Toronto Raptors fans are fascinated by Kawhi Leonard.
He is arguably a top five player in the NBA, perhaps the best player ever to wear the Raptors jersey—but he’s also famously inscrutable and enigmatic. As a free agent after this season, speculation about whether he’ll stay with the Raptors or leave for another team has been an important talking point all season.
Does he like it here? Can he make as much money in Canada? Does he want to play for an NBA glamour team? How is he handling this winter weather? Those questions have followed Leonard since he arrived in Toronto last July as part of a trade that saw beloved Raptors star DeMar DeRozan shipped to San Antonio. It’s why Leonard’s comments about Toronto at this past weekend’s NBA All-Star Game (“Good food, good people, bring a jacket”) attracted so much attention, with Toronto fans parsing the quote for possible hints about his future plans.
Leonard’s comments represented a rare moment of candour for arguably the league’s most reluctant superstar. In many ways, Leonard is the antithesis of modern NBA culture and the brash superstars who revel in the spotlight.
It’s that context that makes Leonard’s new ad for New Balance so intriguing. As a distant challenger brand in a sport dominated by Nike and Adidas, Leonard’s anti-establishment persona feels like a perfect match for New Balance, which played up those traits in the new ad. (VMLY&R does creative for New Balance but told The Message the spot was produced in-house.)
The ad dropped late last week, just ahead of the NBA All-Star Game—for which Leonard wore new OMN1S New Balance shoes. The Message asked some Toronto agency basketball fans for their thoughts on the new commercial. Most of them liked it (comments below) but McCann’s chief strategy officer, Dustin Rideout, had some reservations.
“Although I think the ad has done a good job at authentically reflecting Kawhi’s personal brand, I’m not sure how much impact will be felt outside Toronto, or for such a major endeavour [as] launching a signature shoe,” said Rideout, who worked at the Raptors’ parent company, Maple Leaf Sports & Entertainment, before joining McCann. Prior to joining MLSE, he was lead strategist on Sid Lee’s #WeTheNorth campaign.
Because the NBA has such a massive effect on pop culture, stars’ off-court behaviour often gets as much attention as their in-game performance, said Rideout. “If this is the start of New Balance’s position of sponsoring athletes who only let their play do the talking, perhaps we are witnessing an interesting white space for them to own,” he said.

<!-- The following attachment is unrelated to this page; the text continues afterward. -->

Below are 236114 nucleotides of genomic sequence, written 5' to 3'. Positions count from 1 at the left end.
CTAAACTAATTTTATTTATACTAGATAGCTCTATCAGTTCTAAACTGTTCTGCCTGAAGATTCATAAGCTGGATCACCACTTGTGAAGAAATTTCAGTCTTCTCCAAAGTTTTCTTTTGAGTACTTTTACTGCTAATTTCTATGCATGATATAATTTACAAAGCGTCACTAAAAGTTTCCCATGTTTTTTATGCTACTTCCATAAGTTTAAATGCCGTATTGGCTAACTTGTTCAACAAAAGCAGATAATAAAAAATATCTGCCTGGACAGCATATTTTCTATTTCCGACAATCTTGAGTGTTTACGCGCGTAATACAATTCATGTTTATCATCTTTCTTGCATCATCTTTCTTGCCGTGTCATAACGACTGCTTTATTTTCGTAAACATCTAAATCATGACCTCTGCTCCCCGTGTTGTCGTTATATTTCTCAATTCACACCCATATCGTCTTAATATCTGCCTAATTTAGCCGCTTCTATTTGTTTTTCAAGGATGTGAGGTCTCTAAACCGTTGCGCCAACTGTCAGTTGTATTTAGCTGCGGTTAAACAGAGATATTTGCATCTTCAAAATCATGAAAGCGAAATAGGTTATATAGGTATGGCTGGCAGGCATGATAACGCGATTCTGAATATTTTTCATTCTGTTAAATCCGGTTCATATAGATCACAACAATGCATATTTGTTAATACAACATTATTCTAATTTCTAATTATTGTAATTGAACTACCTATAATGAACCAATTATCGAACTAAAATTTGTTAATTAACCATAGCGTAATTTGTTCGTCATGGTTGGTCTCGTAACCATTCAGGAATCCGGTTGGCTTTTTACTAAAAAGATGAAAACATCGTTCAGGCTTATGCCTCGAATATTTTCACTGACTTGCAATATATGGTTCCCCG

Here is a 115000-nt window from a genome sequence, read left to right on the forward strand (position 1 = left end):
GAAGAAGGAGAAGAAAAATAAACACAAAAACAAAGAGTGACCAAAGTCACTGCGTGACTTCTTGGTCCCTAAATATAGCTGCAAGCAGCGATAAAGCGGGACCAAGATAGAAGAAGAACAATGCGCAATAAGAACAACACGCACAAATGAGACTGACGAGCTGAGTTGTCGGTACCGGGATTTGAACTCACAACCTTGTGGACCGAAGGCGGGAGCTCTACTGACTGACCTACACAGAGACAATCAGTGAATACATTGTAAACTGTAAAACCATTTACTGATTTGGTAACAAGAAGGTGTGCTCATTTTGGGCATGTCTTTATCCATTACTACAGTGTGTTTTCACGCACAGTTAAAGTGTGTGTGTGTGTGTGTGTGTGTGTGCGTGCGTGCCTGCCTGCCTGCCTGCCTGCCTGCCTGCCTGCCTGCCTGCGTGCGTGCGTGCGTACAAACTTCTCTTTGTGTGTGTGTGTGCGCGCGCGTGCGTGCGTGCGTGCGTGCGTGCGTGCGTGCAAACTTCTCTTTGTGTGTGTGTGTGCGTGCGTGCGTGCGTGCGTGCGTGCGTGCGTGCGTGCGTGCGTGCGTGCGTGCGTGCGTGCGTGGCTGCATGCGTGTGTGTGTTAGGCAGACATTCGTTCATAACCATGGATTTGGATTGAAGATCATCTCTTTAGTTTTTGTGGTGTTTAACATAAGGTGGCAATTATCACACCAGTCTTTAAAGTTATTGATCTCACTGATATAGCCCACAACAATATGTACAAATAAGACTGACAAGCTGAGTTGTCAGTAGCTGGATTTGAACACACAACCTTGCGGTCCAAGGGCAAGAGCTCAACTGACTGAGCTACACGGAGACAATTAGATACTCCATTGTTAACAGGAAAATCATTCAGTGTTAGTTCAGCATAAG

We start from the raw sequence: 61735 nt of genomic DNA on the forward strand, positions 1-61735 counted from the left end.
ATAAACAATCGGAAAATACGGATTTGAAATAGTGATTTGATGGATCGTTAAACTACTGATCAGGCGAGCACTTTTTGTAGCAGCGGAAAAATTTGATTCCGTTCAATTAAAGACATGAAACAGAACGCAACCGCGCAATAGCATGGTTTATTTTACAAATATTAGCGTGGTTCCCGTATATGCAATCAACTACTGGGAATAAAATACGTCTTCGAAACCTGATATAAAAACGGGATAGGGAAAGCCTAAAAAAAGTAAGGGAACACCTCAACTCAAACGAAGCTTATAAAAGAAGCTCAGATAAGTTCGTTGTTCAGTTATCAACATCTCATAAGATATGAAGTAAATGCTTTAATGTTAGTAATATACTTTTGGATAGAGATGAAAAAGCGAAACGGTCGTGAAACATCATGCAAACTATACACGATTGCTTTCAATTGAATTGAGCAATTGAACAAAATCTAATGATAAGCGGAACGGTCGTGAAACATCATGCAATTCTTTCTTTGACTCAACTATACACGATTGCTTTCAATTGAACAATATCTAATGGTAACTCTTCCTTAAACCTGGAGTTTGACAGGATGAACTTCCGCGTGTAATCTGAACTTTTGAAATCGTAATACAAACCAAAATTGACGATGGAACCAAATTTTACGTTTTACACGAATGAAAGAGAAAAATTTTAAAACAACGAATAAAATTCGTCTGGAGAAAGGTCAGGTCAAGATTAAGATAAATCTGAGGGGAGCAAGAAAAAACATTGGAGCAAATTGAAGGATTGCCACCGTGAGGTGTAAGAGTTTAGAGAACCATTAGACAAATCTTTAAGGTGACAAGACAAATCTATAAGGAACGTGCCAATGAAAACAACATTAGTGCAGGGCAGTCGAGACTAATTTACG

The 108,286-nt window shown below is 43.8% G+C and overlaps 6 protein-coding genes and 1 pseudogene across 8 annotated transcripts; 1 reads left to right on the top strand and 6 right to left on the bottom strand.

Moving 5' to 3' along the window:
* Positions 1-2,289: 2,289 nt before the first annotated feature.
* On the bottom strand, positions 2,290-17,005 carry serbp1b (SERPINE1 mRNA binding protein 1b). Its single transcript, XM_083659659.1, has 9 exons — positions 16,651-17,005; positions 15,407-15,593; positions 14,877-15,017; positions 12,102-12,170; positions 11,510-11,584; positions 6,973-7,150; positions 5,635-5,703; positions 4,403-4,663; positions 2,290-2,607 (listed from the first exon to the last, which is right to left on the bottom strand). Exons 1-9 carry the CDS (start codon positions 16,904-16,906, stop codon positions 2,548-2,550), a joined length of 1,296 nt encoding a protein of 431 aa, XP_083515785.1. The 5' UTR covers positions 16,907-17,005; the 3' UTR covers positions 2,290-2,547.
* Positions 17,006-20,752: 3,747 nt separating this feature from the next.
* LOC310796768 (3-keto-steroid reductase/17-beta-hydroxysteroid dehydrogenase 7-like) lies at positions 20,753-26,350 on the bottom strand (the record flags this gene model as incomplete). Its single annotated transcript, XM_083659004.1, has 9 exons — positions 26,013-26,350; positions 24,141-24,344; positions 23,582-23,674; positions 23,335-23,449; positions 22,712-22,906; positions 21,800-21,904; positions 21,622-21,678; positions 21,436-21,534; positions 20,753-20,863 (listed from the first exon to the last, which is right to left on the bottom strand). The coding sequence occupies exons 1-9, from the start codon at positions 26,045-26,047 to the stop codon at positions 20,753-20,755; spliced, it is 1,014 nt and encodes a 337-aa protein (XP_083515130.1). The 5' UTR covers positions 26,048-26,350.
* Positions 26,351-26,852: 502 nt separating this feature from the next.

However, Leonard’s previous team, the San Antonio Spurs, has embraced that understated “Let our game do the talking” approach for years, winning multiple championships without the widespread affection afforded other franchises. The upshot is that you don’t see that many kids wearing Spurs jerseys, said Rideout, but with one caveat: “I also reserve the right to take back all of this if Kawhi brings us a championship and stays in Toronto next season.”
Here’s what some of other basketball-loving ad experts had to say about the ad:
“Game speaks for itself, and so does this spot. This is what happens when you take an interesting character, represent his personality in an authentic way, and mix in modern aesthetics and sound. They understand the culture and showcase a rebel character in a really captivating way. They have my attention.” —Corey Way, creative director, Abacus
“This ad is pretty much perfect—for real basketball fans. It represents Kawhi and the relationships he has with his fans perfectly. The quietness of the film from an executional standpoint cuts through the clutter, but it also presents him in the only way that would feel authentic. The fact that New Balance recognized this and have embraced it shows the viewer their authenticity, too. It’s the confidence and tone of the writing and his (one and only) action that literally silence his haters. Nice work, New Balance.” —JP Gravina, creative director, Send & Receive
“I love how they tried to match the concept to his personality. I wish they would have built more intrigue in the spot. [But] his persona is super refreshing in today’s Instagram happy culture.” —Carlos Moreno, chief creative officer, Cossette
“Kawhi Leonard isn’t your typical NBA Superstar. The two-time Defensive Player of the Year is the very definition of someone who lets their play do the talking—a sentiment that’s echoed in the voiceless spot. His closing “shhh” gesture is a bold reminder that he doesn’t need the distractions that come with being one of the NBA’s best. It’s likely the loudest we’ve seen him, and in typical Kawhi fashion, it’s without saying a single word.” —Stephen Yu, copywriter, Open
“This is a biased review. As a fan of New Balance (eight-plus pairs and counting) and an even bigger fan of Leonard, “We Got Now” does an incredible job of getting to the heart of what New Balance and Leonard stand for. And it does it without a big anthemic score. The ad is raw, humble, and hard-working. Just like both of them.” —Nabil Rachid, associate creative director, The & Partnership